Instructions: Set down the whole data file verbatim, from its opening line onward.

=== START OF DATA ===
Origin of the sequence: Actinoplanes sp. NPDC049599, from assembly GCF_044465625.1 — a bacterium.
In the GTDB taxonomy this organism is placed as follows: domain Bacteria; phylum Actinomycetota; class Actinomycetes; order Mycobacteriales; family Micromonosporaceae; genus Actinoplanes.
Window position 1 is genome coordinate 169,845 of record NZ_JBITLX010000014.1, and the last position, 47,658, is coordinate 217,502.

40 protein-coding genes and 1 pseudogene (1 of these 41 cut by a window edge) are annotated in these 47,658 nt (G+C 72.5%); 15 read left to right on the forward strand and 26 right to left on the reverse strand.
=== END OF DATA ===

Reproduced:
Origin of the sequence: Actinoplanes sp. NPDC049599, from assembly GCF_044465625.1 — a bacterium.
In the GTDB taxonomy this organism is placed as follows: domain Bacteria; phylum Actinomycetota; class Actinomycetes; order Mycobacteriales; family Micromonosporaceae; genus Actinoplanes.
Window position 1 is genome coordinate 169,845 of record NZ_JBITLX010000014.1, and the last position, 47,658, is coordinate 217,502.

40 protein-coding genes and 1 pseudogene (1 of these 41 cut by a window edge) are annotated in these 47,658 nt (G+C 72.5%); 15 read left to right on the forward strand and 26 right to left on the reverse strand.